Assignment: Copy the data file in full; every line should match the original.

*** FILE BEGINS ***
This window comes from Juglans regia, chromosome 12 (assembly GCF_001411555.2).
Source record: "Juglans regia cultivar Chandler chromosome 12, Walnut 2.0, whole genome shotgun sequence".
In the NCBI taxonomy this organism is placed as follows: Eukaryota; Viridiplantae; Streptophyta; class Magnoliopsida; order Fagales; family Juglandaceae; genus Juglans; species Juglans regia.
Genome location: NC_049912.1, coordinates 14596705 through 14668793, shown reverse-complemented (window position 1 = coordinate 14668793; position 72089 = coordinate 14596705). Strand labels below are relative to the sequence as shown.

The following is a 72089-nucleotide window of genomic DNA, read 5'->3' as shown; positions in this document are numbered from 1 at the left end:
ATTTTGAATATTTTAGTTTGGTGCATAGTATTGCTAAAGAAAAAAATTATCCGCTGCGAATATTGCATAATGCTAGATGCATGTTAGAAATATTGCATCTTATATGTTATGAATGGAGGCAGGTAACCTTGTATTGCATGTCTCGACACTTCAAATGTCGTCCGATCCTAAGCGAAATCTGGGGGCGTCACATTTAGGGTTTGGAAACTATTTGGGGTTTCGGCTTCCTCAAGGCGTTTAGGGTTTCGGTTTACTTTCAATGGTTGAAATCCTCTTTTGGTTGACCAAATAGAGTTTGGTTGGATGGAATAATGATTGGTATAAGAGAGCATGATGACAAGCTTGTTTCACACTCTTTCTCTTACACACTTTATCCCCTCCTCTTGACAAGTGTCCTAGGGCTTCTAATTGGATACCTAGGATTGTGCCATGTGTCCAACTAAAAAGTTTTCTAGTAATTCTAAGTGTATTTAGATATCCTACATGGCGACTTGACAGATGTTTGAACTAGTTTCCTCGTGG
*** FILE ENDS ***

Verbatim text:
This window comes from Juglans regia, chromosome 12 (assembly GCF_001411555.2).
Source record: "Juglans regia cultivar Chandler chromosome 12, Walnut 2.0, whole genome shotgun sequence".
In the NCBI taxonomy this organism is placed as follows: Eukaryota; Viridiplantae; Streptophyta; class Magnoliopsida; order Fagales; family Juglandaceae; genus Juglans; species Juglans regia.
Genome location: NC_049912.1, coordinates 14596705 through 14668793, shown reverse-complemented (window position 1 = coordinate 14668793; position 72089 = coordinate 14596705). Strand labels below are relative to the sequence as shown.

The following is a 72089-nucleotide window of genomic DNA, read 5'->3' as shown; positions in this document are numbered from 1 at the left end:
ATTTTGAATATTTTAGTTTGGTGCATAGTATTGCTAAAGAAAAAAATTATCCGCTGCGAATATTGCATAATGCTAGATGCATGTTAGAAATATTGCATCTTATATGTTATGAATGGAGGCAGGTAACCTTGTATTGCATGTCTCGACACTTCAAATGTCGTCCGATCCTAAGCGAAATCTGGGGGCGTCACATTTAGGGTTTGGAAACTATTTGGGGTTTCGGCTTCCTCAAGGCGTTTAGGGTTTCGGTTTACTTTCAATGGTTGAAATCCTCTTTTGGTTGACCAAATAGAGTTTGGTTGGATGGAATAATGATTGGTATAAGAGAGCATGATGACAAGCTTGTTTCACACTCTTTCTCTTACACACTTTATCCCCTCCTCTTGACAAGTGTCCTAGGGCTTCTAATTGGATACCTAGGATTGTGCCATGTGTCCAACTAAAAAGTTTTCTAGTAATTCTAAGTGTATTTAGATATCCTACATGGCGACTTGACAGATGTTTGAACTAGTTTCCTCGTGG